• Water efficiency— this technique emphasizes the value of decreasing demands for fresh water and reducing the generation of wastwater through optimized landscaping, integrated rainwater cathments, gray water recycling, and wastewater treatment systems.
  • Building Materials—by using sustainable construction materials and resources, green building materials have aided the reduction of extraction, processing, transportation, solid waste, and consumption.
  • Healthy Indoor Environmental Quality—these processes have enhanced the sustainable communities through ventilation and thermal comfort, moisture control, daylighting, environmental tobacco smoke control, and protecting indoor air quality during construction.

Green principles remain a critical component of sustainable development and have developed environmentally sound technologies, designs, and buildings. Because the green building field is rapidly evolving, state and local governments will need to keep abreast of changes to green building certification programs, rating systems, standards, and technology advancements.

Green Building as a Complete Communities Best Practice

As one of the five elements of a Complete Community, sustainable refers to communities that are planned, built, or modified to promote sustainable living. This may include sustainability aspects relating to reproduction, water, transportation, energy, waste, and materials. The commitment to environmentally friendly building practices generates opportunities for communities to promote sustainable living. Sound building principles play an important role in enhancing the community’s long-term economic, social, and environmental health, while supporting the safety, welfare, and quality of life of its citizens.

Today’s commitment to energy efficiency, sustainability, and protection has placed demands on local governments that oversee the construction of new buildings and the renovation of existing structures. The 2012 International Energy Conservation Code (IECC) is a model code designed to help conserve energy in both commercial buildings and residential structures while providing direction for safe and sustainable building design and construction. The 2015 version of the International Green Construction Code (IgCC) was recently adopted, which provides a regulatory framework that establishes minimum green building requirements for buildings and complementary rating systems, like LEED. Both model codes establish minimum or baseline sustainable design requirements for new and existing commercial buildings and residential structures. The IgCC is an “overlay” code, which means that it adds green provisions on top of existing codes, such as the International Building Code (IBC), IECC, and the other “I-Codes.” When adopted nationwide by states and local governments, IgCC will create a path to cut energy use by commercial buildings, a large consumer of energy. The American Institute of Architects (AIA) has created a guide to the IgCC.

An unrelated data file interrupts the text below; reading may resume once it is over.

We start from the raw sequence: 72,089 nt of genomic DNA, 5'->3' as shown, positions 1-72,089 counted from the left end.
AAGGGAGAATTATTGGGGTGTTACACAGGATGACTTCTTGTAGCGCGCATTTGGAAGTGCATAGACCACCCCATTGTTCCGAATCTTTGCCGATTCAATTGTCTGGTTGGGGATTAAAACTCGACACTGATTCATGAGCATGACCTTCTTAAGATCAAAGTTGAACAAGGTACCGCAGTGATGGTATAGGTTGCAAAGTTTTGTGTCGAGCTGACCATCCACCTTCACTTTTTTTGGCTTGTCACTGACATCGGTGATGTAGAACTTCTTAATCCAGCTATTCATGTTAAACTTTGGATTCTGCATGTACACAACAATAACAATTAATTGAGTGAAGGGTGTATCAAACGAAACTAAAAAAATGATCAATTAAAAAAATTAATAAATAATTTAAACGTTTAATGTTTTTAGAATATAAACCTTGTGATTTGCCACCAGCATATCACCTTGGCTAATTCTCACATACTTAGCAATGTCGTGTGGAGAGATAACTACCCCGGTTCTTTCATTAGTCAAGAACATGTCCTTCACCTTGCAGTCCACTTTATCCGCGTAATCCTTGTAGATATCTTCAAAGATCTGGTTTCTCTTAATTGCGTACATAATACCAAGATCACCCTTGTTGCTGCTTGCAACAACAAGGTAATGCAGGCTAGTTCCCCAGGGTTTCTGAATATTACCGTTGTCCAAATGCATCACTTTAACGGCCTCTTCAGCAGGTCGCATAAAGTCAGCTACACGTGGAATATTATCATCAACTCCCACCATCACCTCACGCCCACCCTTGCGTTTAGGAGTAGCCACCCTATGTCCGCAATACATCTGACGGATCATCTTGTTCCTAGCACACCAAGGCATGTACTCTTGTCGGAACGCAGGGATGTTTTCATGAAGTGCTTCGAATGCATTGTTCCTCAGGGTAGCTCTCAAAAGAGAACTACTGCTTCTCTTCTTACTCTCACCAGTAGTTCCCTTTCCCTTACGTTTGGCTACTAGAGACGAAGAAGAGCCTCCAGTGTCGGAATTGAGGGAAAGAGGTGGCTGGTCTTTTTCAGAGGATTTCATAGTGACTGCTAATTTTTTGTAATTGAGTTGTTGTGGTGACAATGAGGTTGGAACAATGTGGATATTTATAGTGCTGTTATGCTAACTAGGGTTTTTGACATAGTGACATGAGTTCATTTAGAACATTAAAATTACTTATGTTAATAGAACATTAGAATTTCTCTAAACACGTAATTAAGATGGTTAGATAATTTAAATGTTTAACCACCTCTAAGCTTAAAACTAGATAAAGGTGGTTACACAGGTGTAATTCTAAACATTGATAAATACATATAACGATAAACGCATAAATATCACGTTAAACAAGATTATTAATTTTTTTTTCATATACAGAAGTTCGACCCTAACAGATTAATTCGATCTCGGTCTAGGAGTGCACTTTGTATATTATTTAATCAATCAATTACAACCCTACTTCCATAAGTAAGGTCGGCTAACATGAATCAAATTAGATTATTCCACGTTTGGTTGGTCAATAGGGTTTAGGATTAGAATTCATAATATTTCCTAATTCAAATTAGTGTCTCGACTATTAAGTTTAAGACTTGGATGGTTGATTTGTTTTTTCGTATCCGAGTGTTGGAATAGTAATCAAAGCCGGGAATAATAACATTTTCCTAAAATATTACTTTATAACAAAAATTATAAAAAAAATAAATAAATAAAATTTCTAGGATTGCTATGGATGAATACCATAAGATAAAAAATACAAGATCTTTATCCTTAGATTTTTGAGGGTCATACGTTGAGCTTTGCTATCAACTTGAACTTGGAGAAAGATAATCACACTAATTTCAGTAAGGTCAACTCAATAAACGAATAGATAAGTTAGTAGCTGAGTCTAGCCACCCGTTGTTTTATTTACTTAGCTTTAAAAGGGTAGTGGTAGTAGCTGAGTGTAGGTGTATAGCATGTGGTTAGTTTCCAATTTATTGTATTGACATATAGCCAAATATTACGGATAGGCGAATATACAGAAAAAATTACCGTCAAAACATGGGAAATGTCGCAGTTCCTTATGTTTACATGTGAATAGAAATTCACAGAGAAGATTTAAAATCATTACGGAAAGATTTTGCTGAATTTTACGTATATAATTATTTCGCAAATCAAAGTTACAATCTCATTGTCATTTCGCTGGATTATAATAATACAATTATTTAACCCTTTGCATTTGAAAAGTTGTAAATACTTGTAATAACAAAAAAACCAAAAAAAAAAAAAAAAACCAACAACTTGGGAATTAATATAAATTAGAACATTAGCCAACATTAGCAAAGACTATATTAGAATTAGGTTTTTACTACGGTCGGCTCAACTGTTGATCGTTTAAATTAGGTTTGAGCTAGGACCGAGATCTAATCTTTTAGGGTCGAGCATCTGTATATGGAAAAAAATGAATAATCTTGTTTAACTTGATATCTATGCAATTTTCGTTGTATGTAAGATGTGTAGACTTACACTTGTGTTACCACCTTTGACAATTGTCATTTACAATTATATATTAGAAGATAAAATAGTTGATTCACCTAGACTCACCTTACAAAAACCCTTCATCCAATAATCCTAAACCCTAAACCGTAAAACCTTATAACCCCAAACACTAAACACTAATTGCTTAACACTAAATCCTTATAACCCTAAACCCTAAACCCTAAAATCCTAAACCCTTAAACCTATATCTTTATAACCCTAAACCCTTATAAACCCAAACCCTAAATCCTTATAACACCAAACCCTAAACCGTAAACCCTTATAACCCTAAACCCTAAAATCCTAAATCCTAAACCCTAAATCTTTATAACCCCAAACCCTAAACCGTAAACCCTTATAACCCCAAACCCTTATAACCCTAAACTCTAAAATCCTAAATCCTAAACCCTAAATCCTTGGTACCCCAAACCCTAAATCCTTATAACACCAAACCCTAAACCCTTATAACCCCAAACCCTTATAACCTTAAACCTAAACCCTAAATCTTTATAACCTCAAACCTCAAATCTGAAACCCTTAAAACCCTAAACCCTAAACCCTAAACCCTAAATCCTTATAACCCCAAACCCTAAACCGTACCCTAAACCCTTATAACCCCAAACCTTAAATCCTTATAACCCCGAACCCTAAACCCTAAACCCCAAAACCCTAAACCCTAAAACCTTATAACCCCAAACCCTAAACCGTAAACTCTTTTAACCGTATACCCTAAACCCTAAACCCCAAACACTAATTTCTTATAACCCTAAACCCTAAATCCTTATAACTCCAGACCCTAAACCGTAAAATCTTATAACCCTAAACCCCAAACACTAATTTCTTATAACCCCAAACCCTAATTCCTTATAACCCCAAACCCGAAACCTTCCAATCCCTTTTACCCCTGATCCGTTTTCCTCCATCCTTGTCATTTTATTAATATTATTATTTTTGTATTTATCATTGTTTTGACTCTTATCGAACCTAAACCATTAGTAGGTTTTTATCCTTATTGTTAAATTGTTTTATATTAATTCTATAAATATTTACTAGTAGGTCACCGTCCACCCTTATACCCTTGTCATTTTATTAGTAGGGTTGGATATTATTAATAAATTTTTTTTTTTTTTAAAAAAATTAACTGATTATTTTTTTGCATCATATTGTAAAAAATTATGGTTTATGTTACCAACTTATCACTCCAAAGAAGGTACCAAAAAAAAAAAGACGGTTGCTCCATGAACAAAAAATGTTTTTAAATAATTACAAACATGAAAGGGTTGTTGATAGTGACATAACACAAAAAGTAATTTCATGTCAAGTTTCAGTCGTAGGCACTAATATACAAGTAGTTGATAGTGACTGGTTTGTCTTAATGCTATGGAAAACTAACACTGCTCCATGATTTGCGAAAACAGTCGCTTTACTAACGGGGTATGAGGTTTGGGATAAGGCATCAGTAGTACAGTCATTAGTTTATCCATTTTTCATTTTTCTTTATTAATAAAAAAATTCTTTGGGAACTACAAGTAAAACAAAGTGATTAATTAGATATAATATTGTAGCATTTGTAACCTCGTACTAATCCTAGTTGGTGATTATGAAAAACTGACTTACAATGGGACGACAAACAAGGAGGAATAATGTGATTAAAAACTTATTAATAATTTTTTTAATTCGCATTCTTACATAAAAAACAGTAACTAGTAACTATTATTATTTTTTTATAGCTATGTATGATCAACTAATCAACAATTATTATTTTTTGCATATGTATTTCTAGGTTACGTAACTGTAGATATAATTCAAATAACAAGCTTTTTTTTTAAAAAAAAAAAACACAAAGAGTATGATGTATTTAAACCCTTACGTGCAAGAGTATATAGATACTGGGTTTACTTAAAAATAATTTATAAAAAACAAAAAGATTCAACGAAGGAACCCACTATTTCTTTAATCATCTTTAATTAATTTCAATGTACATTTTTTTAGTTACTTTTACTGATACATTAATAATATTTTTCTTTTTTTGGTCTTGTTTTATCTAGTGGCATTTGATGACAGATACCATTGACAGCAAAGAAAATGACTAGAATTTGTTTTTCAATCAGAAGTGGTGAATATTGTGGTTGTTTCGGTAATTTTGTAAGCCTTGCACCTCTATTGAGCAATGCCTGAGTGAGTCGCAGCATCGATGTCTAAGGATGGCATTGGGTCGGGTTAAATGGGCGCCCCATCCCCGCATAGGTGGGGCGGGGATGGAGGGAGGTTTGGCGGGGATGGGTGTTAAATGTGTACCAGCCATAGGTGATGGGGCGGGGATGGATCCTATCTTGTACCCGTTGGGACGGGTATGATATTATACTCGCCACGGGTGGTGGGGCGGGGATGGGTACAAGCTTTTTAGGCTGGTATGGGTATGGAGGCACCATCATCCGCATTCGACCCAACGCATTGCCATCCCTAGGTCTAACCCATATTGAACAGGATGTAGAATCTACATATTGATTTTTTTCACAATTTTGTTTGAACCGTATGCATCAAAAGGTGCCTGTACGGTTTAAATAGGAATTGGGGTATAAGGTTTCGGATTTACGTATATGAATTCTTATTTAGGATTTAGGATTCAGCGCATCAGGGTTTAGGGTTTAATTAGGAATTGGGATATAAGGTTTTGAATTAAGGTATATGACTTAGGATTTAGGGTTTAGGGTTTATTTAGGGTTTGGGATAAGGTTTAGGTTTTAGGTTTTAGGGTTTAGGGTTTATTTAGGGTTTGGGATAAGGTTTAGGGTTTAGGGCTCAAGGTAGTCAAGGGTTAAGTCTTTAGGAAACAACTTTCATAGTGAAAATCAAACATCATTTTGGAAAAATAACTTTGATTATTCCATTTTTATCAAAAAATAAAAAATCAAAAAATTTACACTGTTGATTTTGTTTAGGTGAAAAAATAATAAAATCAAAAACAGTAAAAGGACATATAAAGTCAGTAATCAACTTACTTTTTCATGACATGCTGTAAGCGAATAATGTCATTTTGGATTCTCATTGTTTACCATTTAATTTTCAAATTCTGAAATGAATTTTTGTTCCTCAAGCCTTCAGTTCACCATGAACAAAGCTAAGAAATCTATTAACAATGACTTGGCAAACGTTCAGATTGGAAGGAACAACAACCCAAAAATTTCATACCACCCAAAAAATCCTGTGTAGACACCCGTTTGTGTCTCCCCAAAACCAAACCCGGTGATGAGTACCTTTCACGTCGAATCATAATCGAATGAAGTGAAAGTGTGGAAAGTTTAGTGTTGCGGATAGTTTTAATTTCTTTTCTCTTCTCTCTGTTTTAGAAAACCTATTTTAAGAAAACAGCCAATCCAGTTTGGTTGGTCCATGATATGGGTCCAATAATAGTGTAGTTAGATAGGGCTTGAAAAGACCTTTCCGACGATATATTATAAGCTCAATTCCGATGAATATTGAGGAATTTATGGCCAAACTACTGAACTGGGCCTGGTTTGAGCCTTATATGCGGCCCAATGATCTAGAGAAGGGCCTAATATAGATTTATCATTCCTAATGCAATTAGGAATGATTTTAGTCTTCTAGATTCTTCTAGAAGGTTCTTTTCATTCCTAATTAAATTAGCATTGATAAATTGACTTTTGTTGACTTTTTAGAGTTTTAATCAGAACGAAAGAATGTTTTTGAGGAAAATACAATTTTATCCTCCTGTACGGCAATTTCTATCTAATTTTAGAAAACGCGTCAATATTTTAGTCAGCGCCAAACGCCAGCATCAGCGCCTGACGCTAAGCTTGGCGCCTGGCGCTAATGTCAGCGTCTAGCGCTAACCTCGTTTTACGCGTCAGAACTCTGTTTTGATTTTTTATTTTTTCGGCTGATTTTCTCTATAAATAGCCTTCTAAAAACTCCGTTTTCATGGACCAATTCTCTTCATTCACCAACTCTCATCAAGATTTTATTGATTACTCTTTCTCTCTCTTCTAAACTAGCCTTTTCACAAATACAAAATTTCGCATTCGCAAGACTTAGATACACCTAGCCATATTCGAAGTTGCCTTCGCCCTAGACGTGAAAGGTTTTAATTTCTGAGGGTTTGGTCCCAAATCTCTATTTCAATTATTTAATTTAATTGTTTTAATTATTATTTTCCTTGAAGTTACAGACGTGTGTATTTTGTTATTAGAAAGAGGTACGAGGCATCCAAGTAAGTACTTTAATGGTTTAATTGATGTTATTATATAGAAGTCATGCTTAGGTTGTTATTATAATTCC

Green Roof installed at Barclays Building at Christiana Crescent in Wilmington, Delaware

Green Roof installed at Barclays Building at Christiana Crescent in Wilmington, Delaware
Source: Rooflite

Increasingly, local governments are realizing the need to adapt to changing market demands for infill development, redevelopment, and development in areas targeted for growth that incorporates the design and construction of high-performance buildings. Incorporating sustainable practices, materials, and energy- efficient products saves energy and money while protecting the environment and creating a more comfortable, healthful environment. As demand for more energy-efficient buildings increases, governments will need to consider policy changes to reduce the negative impacts and increase the positive impacts of the built environment on the natural environment and local residents. Enacting sustainable building policies and practices can also reduce infrastructure needs and costs to communities and their residents.

Benefits of Green Building Practices

The current building environment has a major impact on the environment, economy, and public health of citizens. According to a report by the U.S. Environmental Protection Agency (EPA), buildings account for 39 percent of total energy use, 12 percent of total water consumption, 68 percent of total electricity consumption, and 38 percent of the carbon dioxide emissions. By adopting green building strategies, local governments can expand and improve upon local economic development opportunities and market demand for sustainable development.

New Castle County-based Brandywine CAD is an example of adaptive reuse of the old Talleyville Post Office